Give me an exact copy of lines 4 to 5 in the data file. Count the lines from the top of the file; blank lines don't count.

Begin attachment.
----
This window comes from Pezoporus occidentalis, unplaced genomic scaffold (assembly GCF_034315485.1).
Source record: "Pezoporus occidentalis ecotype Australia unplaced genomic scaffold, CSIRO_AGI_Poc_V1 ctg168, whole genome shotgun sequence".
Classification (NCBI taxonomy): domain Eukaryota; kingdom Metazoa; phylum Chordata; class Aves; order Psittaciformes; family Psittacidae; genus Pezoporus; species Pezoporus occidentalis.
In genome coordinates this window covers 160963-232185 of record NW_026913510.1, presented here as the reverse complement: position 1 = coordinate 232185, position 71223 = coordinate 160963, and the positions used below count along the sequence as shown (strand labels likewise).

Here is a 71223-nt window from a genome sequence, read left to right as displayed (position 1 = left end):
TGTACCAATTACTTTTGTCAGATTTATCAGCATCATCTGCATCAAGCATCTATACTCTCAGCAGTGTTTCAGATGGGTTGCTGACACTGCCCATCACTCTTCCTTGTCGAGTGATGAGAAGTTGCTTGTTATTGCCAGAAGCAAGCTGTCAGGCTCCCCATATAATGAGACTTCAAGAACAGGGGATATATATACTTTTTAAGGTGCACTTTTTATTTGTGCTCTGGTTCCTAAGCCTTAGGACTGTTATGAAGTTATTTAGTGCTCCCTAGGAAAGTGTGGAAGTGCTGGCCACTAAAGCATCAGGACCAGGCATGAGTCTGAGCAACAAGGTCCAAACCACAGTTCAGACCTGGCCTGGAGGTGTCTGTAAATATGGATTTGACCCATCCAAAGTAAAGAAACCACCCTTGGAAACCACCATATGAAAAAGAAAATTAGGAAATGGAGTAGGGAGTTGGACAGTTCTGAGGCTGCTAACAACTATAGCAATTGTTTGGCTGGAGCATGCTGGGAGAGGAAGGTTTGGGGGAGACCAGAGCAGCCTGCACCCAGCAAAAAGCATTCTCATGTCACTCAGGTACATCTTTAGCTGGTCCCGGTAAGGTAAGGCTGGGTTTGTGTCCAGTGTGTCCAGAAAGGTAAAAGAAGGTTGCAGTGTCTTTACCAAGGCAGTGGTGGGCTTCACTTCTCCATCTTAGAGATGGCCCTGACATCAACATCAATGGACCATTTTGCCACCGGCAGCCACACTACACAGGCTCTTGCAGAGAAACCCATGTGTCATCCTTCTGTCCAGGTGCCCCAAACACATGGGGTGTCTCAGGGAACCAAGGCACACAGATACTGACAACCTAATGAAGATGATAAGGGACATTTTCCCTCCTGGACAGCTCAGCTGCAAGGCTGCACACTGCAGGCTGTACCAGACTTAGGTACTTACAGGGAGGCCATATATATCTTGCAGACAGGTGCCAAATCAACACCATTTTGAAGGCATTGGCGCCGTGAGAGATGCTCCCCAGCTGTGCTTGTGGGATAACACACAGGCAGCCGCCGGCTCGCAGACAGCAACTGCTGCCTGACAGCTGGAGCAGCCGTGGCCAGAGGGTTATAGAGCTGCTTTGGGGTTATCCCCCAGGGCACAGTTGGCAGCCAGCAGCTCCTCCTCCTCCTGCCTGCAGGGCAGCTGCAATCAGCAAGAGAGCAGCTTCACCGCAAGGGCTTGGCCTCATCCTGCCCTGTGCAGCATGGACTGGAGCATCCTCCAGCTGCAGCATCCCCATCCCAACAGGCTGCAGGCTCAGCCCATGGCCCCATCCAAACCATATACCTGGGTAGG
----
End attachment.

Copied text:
In genome coordinates this window covers 160963-232185 of record NW_026913510.1, presented here as the reverse complement: position 1 = coordinate 232185, position 71223 = coordinate 160963, and the positions used below count along the sequence as shown (strand labels likewise).

Here is a 71223-nt window from a genome sequence, read left to right as displayed (position 1 = left end):